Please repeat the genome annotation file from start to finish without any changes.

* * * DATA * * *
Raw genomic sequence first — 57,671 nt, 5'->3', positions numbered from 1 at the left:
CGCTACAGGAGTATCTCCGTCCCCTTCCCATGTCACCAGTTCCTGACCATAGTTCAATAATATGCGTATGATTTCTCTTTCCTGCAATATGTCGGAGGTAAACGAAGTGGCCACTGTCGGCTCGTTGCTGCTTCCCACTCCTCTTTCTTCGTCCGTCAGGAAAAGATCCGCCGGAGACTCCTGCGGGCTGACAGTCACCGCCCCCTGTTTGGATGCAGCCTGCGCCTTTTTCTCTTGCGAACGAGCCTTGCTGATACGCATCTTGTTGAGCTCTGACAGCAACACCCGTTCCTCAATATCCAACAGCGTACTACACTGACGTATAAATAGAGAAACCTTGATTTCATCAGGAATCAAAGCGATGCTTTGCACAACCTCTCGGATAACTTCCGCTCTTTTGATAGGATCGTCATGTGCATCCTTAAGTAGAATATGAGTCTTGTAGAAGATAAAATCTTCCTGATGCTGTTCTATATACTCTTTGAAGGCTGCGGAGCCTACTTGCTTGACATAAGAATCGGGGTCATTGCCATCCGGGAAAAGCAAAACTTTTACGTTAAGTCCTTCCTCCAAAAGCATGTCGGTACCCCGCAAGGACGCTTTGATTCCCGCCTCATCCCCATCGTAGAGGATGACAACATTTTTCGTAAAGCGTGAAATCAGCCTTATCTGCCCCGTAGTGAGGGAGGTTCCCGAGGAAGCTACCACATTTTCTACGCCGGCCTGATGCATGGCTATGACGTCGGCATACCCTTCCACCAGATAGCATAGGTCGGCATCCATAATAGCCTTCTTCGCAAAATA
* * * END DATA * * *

Raw genomic sequence first — 57,671 nt, 5'->3', positions numbered from 1 at the left:
CGCTACAGGAGTATCTCCGTCCCCTTCCCATGTCACCAGTTCCTGACCATAGTTCAATAATATGCGTATGATTTCTCTTTCCTGCAATATGTCGGAGGTAAACGAAGTGGCCACTGTCGGCTCGTTGCTGCTTCCCACTCCTCTTTCTTCGTCCGTCAGGAAAAGATCCGCCGGAGACTCCTGCGGGCTGACAGTCACCGCCCCCTGTTTGGATGCAGCCTGCGCCTTTTTCTCTTGCGAACGAGCCTTGCTGATACGCATCTTGTTGAGCTCTGACAGCAACACCCGTTCCTCAATATCCAACAGCGTACTACACTGACGTATAAATAGAGAAACCTTGATTTCATCAGGAATCAAAGCGATGCTTTGCACAACCTCTCGGATAACTTCCGCTCTTTTGATAGGATCGTCATGTGCATCCTTAAGTAGAATATGAGTCTTGTAGAAGATAAAATCTTCCTGATGCTGTTCTATATACTCTTTGAAGGCTGCGGAGCCTACTTGCTTGACATAAGAATCGGGGTCATTGCCATCCGGGAAAAGCAAAACTTTTACGTTAAGTCCTTCCTCCAAAAGCATGTCGGTACCCCGCAAGGACGCTTTGATTCCCGCCTCATCCCCATCGTAGAGGATGACAACATTTTTCGTAAAGCGTGAAATCAGCCTTATCTGCCCCGTAGTGAGGGAGGTTCCCGAGGAAGCTACCACATTTTCTACGCCGGCCTGATGCATGGCTATGACGTCGGCATACCCTTCCACCAGATAGCATAGGTCGGCATCCATAATAGCCTTCTTCGCAAAATA